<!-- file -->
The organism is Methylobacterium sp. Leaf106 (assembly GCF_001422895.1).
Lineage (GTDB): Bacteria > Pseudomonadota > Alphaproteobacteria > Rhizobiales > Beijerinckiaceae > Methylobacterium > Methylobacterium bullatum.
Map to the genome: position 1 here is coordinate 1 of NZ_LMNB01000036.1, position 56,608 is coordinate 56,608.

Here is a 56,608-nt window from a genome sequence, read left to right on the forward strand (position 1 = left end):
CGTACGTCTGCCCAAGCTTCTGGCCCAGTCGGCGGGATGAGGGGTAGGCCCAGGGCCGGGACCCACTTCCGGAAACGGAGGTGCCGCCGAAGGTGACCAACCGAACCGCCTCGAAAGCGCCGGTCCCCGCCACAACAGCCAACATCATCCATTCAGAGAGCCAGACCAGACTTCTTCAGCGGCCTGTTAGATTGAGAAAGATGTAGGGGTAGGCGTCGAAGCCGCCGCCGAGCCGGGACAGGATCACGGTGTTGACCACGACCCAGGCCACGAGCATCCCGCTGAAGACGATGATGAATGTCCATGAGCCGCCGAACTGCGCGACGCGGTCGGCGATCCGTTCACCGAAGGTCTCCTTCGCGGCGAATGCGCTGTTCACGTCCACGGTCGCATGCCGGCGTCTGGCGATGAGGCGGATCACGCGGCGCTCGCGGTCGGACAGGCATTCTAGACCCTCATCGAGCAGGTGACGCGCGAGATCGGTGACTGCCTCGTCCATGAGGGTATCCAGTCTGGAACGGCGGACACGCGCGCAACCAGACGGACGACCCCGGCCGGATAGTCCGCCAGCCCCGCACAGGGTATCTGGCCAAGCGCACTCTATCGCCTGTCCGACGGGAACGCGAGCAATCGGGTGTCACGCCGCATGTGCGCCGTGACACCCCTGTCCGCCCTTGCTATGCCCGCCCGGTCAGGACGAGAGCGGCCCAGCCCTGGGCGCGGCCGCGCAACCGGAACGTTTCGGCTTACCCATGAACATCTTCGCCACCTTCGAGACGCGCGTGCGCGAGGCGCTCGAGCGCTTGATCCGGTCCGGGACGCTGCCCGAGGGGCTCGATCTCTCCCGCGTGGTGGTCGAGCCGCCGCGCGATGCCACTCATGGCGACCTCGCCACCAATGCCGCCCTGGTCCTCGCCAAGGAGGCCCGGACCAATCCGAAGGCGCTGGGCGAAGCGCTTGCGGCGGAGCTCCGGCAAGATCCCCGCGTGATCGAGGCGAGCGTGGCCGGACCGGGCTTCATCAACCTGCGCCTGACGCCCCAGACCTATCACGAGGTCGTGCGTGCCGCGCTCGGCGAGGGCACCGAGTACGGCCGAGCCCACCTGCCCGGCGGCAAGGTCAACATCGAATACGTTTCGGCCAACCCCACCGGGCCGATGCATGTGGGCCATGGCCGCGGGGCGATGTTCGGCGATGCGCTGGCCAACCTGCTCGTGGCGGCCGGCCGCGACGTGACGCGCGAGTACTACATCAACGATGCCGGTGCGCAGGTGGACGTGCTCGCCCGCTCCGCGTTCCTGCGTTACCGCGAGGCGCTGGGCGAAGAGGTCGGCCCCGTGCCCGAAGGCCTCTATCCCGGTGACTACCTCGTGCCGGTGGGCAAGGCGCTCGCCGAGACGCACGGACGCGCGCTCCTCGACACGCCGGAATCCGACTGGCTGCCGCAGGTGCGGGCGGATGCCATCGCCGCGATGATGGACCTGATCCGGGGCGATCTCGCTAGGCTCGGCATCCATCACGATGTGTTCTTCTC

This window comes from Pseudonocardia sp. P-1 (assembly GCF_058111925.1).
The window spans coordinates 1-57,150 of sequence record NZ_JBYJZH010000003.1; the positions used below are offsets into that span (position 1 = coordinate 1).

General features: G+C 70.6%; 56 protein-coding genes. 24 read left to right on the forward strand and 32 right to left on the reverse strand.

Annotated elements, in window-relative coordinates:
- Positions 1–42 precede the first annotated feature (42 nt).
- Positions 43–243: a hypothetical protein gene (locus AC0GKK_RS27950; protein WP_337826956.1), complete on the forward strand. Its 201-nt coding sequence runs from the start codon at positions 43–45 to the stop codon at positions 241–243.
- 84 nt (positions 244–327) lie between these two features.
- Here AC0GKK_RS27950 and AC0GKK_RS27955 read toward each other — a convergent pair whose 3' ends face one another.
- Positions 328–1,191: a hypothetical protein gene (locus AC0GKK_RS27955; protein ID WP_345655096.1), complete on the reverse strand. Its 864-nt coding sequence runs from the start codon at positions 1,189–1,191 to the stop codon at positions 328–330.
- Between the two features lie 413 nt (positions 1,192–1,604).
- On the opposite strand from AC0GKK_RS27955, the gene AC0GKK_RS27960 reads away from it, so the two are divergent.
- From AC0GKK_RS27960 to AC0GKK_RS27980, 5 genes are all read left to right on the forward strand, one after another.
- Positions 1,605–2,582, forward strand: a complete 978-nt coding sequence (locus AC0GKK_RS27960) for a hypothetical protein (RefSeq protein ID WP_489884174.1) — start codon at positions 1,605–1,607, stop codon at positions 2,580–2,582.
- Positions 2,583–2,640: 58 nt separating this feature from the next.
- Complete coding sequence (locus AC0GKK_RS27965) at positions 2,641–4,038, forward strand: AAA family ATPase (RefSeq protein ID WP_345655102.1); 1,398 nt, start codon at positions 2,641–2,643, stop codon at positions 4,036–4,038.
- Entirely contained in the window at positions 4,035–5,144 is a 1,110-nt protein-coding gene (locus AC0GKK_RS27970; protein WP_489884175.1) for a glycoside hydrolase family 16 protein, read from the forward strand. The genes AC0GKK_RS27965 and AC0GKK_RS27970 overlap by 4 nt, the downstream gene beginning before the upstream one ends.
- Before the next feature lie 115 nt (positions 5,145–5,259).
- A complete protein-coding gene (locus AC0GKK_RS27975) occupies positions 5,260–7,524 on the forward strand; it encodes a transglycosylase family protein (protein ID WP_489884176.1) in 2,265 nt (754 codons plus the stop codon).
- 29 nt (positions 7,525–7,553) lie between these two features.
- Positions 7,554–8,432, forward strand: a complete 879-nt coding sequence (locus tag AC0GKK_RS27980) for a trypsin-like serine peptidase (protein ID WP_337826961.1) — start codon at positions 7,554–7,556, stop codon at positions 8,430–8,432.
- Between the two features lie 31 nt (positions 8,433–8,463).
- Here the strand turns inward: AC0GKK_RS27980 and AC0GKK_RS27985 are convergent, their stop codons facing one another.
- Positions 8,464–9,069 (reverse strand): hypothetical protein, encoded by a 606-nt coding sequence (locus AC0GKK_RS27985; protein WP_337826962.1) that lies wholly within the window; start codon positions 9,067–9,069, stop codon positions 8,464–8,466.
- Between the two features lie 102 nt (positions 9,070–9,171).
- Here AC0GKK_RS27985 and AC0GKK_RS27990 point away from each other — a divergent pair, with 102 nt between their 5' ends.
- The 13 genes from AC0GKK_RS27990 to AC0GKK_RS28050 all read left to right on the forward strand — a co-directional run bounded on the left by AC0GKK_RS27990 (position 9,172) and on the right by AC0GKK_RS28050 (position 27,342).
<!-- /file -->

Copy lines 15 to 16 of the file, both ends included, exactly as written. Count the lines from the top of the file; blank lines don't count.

- Between the two features lie 413 nt (positions 1,192–1,604).
- On the opposite strand from AC0GKK_RS27955, the gene AC0GKK_RS27960 reads away from it, so the two are divergent.